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Of most interest to me out of what Day said: "However, we still have an opportunity to give our young men what they have worked so hard for: a chance to safely compete for a national championship this fall."
 

GopherWeatherGuy

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Of most interest to me out of what Day said: "However, we still have an opportunity to give our young men what they have worked so hard for: a chance to safely compete for a national championship this fall."
He also mentioned the B1G medical subcommittee has done an excellent job of creating a safe pathway towards returning to play in mid-October.

I have little doubt there will be a B1G season that starts in late Oct or Nov. They have to play a fall season because a spring season is unrealistic and won't happen.
 

PMWinSTP

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Day does realize OSU can get pretty much any HC it wants, right?
 

Block M

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There is some desperate data misrepresentation/misinterpretation in this thread.
That is incorrect. Flu deaths, as with covid deaths are estimations based on multiple comorbidities. Estimates on the 2018 flu run as high as 90,000. If estimates for the flu included the extremely wide sweeping parameters that the covid death count does (for political reasons) flu deaths would have a much higher count. Mortality for Covid 19 if you are under age 65 is well below that of flu. If you get covid and are under 65 your chances of dying are around .00053. In Minnesota there has been 1 death in over 21,000 known cases for the age group of 5-24.

College sports can be played safely. We are currently being played.
Flu is not a reportable disease and flu incidence (and deaths) are very hard to estimate. BTW, your assertions run counter to those of just about every epidemiologist or public health expert, not to mention docs on the frontlines.
 

Pompous Elitist

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Actually, twice GopherRodent explicitly said that an athlete death wouldn't happen (which were in my original response):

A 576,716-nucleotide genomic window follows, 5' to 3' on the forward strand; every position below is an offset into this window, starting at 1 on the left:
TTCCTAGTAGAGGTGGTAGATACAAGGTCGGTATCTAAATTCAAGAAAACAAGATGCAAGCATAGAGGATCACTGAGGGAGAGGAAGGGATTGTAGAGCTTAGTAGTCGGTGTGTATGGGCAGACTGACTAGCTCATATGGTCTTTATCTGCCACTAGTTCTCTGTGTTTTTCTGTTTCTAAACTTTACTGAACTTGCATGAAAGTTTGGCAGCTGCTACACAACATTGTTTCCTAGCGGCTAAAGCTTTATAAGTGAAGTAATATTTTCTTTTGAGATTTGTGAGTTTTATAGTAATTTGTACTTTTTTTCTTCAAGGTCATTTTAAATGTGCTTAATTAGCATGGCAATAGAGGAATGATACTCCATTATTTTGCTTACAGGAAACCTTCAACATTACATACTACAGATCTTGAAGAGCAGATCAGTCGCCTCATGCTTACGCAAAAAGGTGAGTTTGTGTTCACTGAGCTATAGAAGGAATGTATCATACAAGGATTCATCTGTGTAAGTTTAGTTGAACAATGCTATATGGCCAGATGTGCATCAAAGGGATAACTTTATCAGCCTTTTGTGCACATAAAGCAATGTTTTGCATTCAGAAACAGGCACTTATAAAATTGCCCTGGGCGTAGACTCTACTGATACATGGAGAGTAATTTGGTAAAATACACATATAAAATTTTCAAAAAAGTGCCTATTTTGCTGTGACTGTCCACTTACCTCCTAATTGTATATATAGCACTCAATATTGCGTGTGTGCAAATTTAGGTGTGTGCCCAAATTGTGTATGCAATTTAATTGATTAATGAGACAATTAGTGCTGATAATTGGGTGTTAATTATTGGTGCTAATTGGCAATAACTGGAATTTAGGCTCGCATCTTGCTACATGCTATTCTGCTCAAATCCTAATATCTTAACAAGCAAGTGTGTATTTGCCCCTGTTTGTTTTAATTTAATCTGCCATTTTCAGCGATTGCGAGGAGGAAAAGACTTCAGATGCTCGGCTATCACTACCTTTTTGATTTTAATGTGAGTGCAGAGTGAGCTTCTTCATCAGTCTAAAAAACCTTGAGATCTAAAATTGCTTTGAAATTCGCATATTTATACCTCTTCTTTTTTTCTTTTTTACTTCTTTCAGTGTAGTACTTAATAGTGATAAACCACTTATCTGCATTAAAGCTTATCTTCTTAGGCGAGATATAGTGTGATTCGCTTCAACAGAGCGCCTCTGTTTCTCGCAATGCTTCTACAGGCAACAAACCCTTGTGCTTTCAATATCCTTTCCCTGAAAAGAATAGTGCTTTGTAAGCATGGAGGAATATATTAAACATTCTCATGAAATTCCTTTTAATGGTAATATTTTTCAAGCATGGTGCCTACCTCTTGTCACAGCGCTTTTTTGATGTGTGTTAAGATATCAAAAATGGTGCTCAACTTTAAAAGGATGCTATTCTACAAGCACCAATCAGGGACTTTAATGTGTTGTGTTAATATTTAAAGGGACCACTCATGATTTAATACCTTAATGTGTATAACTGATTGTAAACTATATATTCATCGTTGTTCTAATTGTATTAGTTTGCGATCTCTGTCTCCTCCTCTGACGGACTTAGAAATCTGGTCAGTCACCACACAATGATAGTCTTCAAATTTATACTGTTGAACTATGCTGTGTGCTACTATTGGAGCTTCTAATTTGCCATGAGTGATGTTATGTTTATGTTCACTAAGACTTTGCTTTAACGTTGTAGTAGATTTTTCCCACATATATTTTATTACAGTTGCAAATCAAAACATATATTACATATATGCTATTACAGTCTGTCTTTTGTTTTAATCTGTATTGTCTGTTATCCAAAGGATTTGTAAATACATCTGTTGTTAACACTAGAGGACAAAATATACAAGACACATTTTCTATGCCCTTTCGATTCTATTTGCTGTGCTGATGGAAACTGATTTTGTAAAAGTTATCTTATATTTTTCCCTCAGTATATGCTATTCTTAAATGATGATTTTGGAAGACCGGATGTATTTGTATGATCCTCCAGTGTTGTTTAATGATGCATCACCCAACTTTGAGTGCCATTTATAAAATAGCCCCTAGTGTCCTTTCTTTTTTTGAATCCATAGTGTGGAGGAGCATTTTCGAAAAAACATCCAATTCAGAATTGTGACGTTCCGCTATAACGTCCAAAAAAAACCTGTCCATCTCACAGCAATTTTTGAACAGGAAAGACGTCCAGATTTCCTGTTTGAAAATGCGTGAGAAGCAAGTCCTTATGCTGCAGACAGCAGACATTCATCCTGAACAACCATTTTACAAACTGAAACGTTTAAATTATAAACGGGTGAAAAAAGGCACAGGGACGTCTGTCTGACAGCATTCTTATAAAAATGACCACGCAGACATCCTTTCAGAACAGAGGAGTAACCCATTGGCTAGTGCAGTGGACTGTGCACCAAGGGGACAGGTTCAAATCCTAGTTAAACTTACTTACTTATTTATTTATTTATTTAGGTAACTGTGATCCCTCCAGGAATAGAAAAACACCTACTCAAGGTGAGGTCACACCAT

So yes, someone DID say it would not happen. He also said phrases like "practically zero risk", "almost nil", "microscopic", "virtually zero", and "1 in a million", which are *technically* different than saying impossible. But lets take a moment and think about what situations you would use those phrases. I don't know about you, but personally when I use a phrase like that what I am really saying is "I think this won't happen, but I'll say it has "near-impossible" odds of happening instead just in case". Which, after analysis, is basically saying the same thing.

So no, the earlier posters were not making anything up. The were claims of "impossible" (which "But I thought it was impossible... Crickets from the peanut gallery" and ".Another straw man bravely chopped down." are referencing) as well as "near impossible" (which "The whole argument has been that young people really won't die from this - especially athletes. So what now?" was referencing).
The preponderance of listed quotes supports the non-zero narrative. Congratulations, I concede he did indicate zero risk in 2/7 posts AND I confess I didn’t read that far after the first 4/5. Shame on me. You did found a solitary poster that indicated in 5/7 posts there was a low risk, no risk in 2/7.

I think most people understand there is risk of complications with any infectious disease including children, young healthy adults. However, I can find many people that overstate the risk (in this specific group). A recent public poll supported this distorted risk perception. One person I can recall in particular wondered how many deaths before Alabama calls it quits on the season...

None of this means we shouldn’t be testing the players frequently, practicing social distancing, good hygiene. Slow the spread. Tough sell in the college crowd.
 

John Galt

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Well, quite sure we're going to be having BIG football soon because Kurt Daudt and Paul Gazelka wish it so. A used car salesman's and insurance salesman's understanding of the medical issues will certainly impress the decision makers more than the doctors and scientists at major research universities. And some of you didn't believe Mr. Yacht.
Take a mulligan, again.

Doctors and scientists aren’t elected officials who get to make policy. They provide input in one area. Our elected officials have to make the tough calls and weigh all aspects of society. Deflecting this responsibility to the medical community is a cop out.
 

Great Plains Gopher

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Was it Penn State that found cardiac problems in a third of infected players? It is a common side effect of the illness. This will probably sink any Big Ten play until a vaccine is available.